The August 2011 Daring Bakers’ Challenge was hosted by Lisa of Parsley, Sage, Desserts and Line Drive and Mandy of What the Fruitcake?!. These two sugar mavens challenged us to make sinfully delicious candies! This was a special challenge for the Daring Bakers because the good folks at http://www.chocoley.com offered an amazing prize for the winner of the most creative and delicious candy!
When my husband asked me on Sunday if I was making Schweddy balls, we hadn’t even heard about the new Ben & Jerry’s Schweddy balls ice cream. But it’s always good for a laugh. And no, I wasn’t making Schweddy balls, I was making raspberry cream-filled chocolates.
Cream-filled chocolates have been a weakness of mine since I was a little girl. If you buy me a box of candy, skip the chocolate-covered nuts and caramels. I want the biggest box of buttercreams I can afford.
Another weakness of mine has been my fear of tempering chocolate. I couldn’t imagine success. So when I saw that this month’s challenge including tempering chocolate, I knew it meant it was time. I decided it didn’t matter if I failed or succeeded, but that I had to try. That I would make a buttercream was a given.
After dithering between making maple or raspberry creams, my son chose raspberry. I found a recipe on About.com for a Raspberry fondant that included cream and fresh raspberries. The corn syrup and marshmallow creme would add a little insurance against crystalization.
I’m getting more comfortable with a candy thermometer but still feel some foreboding when I start making candy. Fortunately the weather had finally turned cooler and drier, so I felt as ready as I would ever be.
I’ve come a long way from my attempt to make caramel corn as a newlywed. I boiled the caramel on high for ten minutes, because anything that needs to boil should be cooked on high heat, shouldn’t it? I had a pot of tar at the end. I’m surprised I didn’t burn down the kitchen.
Making candy is a fascinating form of chemistry. I love to watch the changes as the syrup boils down. As the water boils out of the mixture the color changes, the syrup thickens, and the sound of the bubbles changes pitch. Cool stuff.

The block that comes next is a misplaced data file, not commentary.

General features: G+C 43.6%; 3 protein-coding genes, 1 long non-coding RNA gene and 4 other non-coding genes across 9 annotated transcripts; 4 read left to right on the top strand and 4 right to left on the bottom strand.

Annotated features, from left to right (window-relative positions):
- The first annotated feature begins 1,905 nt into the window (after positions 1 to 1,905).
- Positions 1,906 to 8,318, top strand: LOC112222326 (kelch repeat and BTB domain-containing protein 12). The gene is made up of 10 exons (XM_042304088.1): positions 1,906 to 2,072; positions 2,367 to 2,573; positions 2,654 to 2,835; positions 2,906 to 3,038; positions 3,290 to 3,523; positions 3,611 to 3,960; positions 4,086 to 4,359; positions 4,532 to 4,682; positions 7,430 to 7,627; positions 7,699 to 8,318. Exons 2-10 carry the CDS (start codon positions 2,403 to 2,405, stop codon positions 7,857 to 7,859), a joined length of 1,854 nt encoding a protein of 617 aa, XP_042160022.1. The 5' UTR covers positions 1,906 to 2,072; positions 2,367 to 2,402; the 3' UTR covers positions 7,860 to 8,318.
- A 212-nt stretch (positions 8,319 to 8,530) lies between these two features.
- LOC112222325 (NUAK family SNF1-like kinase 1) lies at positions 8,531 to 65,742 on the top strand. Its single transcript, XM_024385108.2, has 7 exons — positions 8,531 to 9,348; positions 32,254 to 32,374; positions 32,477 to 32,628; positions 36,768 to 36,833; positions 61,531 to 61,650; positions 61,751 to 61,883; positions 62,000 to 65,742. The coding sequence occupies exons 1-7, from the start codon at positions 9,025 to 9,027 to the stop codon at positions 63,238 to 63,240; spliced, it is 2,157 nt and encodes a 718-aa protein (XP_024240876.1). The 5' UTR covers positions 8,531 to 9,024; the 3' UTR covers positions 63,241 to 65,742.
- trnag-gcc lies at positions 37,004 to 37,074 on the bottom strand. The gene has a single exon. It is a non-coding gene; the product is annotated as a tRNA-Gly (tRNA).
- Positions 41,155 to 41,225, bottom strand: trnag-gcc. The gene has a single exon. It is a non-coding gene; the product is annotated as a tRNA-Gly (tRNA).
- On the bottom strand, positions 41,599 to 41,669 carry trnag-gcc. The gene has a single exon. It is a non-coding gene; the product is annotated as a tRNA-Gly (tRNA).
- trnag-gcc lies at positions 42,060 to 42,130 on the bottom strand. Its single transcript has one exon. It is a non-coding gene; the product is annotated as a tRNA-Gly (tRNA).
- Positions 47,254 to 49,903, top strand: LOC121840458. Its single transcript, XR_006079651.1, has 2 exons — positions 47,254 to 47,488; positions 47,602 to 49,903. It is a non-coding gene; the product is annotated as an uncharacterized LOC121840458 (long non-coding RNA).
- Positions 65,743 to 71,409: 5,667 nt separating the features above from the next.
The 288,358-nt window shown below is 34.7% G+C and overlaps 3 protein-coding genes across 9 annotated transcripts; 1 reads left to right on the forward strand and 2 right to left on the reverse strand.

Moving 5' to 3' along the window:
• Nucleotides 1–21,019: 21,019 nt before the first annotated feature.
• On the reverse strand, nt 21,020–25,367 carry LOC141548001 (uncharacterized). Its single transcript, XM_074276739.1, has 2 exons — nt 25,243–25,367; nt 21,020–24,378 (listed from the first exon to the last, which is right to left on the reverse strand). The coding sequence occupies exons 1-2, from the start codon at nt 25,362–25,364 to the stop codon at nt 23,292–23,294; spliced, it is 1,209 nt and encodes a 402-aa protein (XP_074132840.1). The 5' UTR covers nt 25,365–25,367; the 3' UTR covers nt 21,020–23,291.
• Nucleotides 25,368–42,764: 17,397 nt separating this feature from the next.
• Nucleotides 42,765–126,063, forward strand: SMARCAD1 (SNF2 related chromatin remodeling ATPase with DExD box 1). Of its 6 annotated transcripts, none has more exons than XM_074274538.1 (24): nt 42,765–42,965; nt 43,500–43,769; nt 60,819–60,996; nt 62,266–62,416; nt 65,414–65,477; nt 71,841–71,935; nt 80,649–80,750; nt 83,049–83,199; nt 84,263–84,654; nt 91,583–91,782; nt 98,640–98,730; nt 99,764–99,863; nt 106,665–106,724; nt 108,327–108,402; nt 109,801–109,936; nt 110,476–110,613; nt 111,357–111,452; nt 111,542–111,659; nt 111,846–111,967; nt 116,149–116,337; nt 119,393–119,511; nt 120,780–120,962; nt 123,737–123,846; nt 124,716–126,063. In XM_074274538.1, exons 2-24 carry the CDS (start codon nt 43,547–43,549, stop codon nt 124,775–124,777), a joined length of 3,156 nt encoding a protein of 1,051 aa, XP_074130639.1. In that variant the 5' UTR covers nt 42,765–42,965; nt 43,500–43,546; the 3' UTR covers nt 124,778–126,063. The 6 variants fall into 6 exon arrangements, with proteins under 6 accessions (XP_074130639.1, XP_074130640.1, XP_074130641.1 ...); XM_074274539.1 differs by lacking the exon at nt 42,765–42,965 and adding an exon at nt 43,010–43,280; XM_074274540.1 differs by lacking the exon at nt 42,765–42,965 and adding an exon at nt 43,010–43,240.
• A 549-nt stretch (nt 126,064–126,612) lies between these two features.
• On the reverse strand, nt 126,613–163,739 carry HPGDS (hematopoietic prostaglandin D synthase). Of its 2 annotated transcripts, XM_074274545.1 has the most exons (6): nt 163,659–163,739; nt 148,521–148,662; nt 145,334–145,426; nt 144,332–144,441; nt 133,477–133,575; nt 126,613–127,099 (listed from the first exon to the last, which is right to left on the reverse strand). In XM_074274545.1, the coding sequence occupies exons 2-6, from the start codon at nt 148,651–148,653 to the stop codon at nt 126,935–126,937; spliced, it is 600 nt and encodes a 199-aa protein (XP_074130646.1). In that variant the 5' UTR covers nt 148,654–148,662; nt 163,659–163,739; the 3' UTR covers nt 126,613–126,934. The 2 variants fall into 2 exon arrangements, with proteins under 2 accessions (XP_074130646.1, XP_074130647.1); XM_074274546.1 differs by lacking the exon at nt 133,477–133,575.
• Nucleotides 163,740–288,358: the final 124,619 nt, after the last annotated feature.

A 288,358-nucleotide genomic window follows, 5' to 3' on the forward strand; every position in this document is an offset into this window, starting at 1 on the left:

Here is the fondant at the beginning of the boil. Notice how light the color is and how foamy the bubbles look.
Here is the fondant as the temperature rises and the raspberries release their juices. It looks so pretty and smells divine. Notice the definition of the bubbles.
I worried about having too many seeds in my candy centers, but since the candy isn’t stirred while cooking, most of them settled to the bottom of the pan and I was careful to leave them there when I poured the syrup out.
Some candy recipes call for citric acid, to enhance fruit flavors. I knew I had some but I didn’t find my bag until I’d completely finished my candy. My grocery story didn’t have any either. So as a little cheat I bought a big bag of Sour Patch Kids. After rubbing the closed package between my hands, I had rubbed off more than enough citric acid for my recipe. Plus the bonus of having Sour Patch Kids to eat.
I felt success within my grasp. I poured the syrup onto a baking sheet to cool before I started kneading it. It was during the kneading that I started worrying this wasn’t going to turn out. I have carpal tunnel and I stirred and then kneaded that mixture for as long as I physically could, but it was becoming too painful. But the fondant was still shiny, with a texture like caramel. It definitely was not creamy like I needed.
I set down the fondant and walked away for some pouting on the couch. I tried to tell myself that raspberry caramels would still taste good. But then it hit me; if I can knead bread in the KitchenAid mixer, why couldn’t I knead fondant? It was worth a try.
I threw the fondant in the mixing bowl, attached the paddle (not the kneading attachment), turned it on and, once again, walked away. When I checked it after some time, I was amazed that the mixture was dull and creamy, just like it was supposed to be! I was ecstatic.
I rested the fondant overnight and then shaped the centers into bonbons.
After the drama with the fondant, tempering chocolate wasn’t as scary as I thought it would be. It’s mainly about paying attention, and having a chocolate thermometer and a lot of patience. I have the chocolate thermometer. It’s the other two qualities I sometimes lack.
The big mystery, to me, about tempering chocolate has always been how to hold the chocolate at a steady temperature for dipping. It turns out the temperature doesn’t fluctuate as quickly as I thought it would. After reaching dipping temperature I kept the pan on a heating pad. When I needed to, I would put the chocolate back over hot water and stir for about 15-30 seconds to bring the temperature back up. Of course, the temperature will drop faster if you use chilled centers.
I dipped all the chocolates without getting more chocolate on my kitchen than on my fondant centers, and I didn’t get any my pink t-shirt! I guess I really didn’t have anything to worry about. My big worry now is how many buttercream chocolates I’ll be eating now that I can make them myself!